Robert Thorne has been looking for ways to cross the blood-brain barrier for the past 20 years. Thanks to donors who made unrestricted gifts, he has a powerful new tool to help illuminate the path.
Thorne joined the University of Wisconsin-Madison School of Pharmacy as assistant professor in the Pharmaceutical Sciences Division in June 2010. Dean Jeanette Roberts recruited the drug delivery specialist from the faculty of the New York University School of Medicine. She was able to purchase the microscope Thorne needed to advance his work using funds from the Dean’s Priority Fund.
“Gifts in this unrestricted fund vary in size from $5 to $1 million and allow me the flexibility to respond to new opportunities or challenges we face,” said Roberts. “Professor Thorne is doing cutting-edge research about drug delivery through the blood-brain barrier, which is a critical aspect of getting drugs to have targeted effects there. His contribution to the research enterprise of the School in this particular area is really extraordinary and did not exist before he came.”
Thorne was an undergraduate chemical engineering major when his father became ill with brain cancer. He learned about the unique physiology of the brain and how the structure limited treatment possibilities. In contrast to other organs that have large gaps in blood vessels allowing easy distribution of proteins or drugs—think liver or kidney—the brain has very tight spaces that do not allow for the same type of predictable diffusion. Although his father has passed away, Thorne’s interest in the blood-brain barrier continues, and his focus is developing an intranasal path for treatment of Alzheimer’s, Parkinson’s and other central nervous system disorders that attack neurons in the brain and lead to cell death.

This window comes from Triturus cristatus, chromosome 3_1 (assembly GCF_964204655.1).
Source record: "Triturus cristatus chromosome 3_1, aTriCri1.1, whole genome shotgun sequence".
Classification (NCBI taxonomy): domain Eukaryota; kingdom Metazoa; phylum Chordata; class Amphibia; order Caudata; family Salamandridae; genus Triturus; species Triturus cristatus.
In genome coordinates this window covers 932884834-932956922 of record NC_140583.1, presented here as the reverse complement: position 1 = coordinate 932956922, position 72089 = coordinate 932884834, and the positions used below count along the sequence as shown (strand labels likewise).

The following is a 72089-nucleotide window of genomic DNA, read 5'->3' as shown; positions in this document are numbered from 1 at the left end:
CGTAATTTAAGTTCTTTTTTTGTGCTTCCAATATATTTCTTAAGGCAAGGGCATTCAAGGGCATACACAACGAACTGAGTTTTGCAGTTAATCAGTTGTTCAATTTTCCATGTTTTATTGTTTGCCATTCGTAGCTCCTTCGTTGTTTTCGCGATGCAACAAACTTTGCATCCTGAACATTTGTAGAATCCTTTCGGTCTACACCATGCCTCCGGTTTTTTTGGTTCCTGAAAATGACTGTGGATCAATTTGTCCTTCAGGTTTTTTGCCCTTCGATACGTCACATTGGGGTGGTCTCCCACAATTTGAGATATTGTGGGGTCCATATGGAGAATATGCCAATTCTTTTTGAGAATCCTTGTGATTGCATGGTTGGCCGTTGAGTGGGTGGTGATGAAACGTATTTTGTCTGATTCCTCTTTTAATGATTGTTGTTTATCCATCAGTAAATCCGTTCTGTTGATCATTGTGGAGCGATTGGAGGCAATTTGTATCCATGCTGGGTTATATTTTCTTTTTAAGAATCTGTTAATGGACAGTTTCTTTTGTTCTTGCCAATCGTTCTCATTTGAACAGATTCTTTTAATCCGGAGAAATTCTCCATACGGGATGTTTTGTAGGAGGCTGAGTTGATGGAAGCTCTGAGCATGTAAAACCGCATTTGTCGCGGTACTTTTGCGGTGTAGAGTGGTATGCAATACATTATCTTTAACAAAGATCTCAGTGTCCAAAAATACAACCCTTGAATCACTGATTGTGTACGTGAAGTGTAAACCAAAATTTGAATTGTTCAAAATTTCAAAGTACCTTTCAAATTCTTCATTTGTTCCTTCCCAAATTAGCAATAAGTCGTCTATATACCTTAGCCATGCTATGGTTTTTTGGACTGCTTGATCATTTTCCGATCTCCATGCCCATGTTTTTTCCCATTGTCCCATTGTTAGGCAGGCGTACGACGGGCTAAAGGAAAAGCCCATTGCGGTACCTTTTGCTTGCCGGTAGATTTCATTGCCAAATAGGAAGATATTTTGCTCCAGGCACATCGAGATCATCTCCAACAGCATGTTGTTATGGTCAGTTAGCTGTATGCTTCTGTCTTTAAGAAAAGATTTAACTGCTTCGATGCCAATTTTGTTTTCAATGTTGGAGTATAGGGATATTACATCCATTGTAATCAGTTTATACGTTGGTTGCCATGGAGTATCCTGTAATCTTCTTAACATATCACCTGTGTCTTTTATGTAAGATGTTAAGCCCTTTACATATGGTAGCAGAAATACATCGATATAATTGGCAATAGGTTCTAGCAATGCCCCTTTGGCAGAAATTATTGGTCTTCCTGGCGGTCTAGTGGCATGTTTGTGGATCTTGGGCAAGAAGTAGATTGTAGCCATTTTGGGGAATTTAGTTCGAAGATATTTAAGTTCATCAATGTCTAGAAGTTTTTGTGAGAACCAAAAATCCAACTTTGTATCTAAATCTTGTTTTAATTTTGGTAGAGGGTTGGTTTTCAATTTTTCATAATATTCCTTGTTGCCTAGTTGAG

Thorne is a founding member of the International Brain Barriers Society, an international scientific and educational nonprofit organization promoting scientific and clinical research on the biological barriers in the central nervous system. “We don’t really understand all we need to know to get predictable distribution (of a drug),” said Thorne. The goal is to find a way to allow the brain to receive the medication, biologic or other substance and diffuse it in a way that targets specific neurons and maintains a consistent concentration of the drug. It is a tall order, but Thorne notes it could have an enormous payoff as baby boomers come up against age-associated central nervous system diseases.
Thorne has customized the microscope for his research, making it one of only a handful in the world to do this type of work. “As you might imagine, the equipment necessary is quite specialized,” said Thorne. Dean Roberts recognized opportunity and challenge in drug delivery research and in adding to an outstanding pharmacy faculty. “Without that unrestricted money,” she said, “I would have never had the money to buy that piece of equipment and probably would have failed to recruit Professor Thorne.”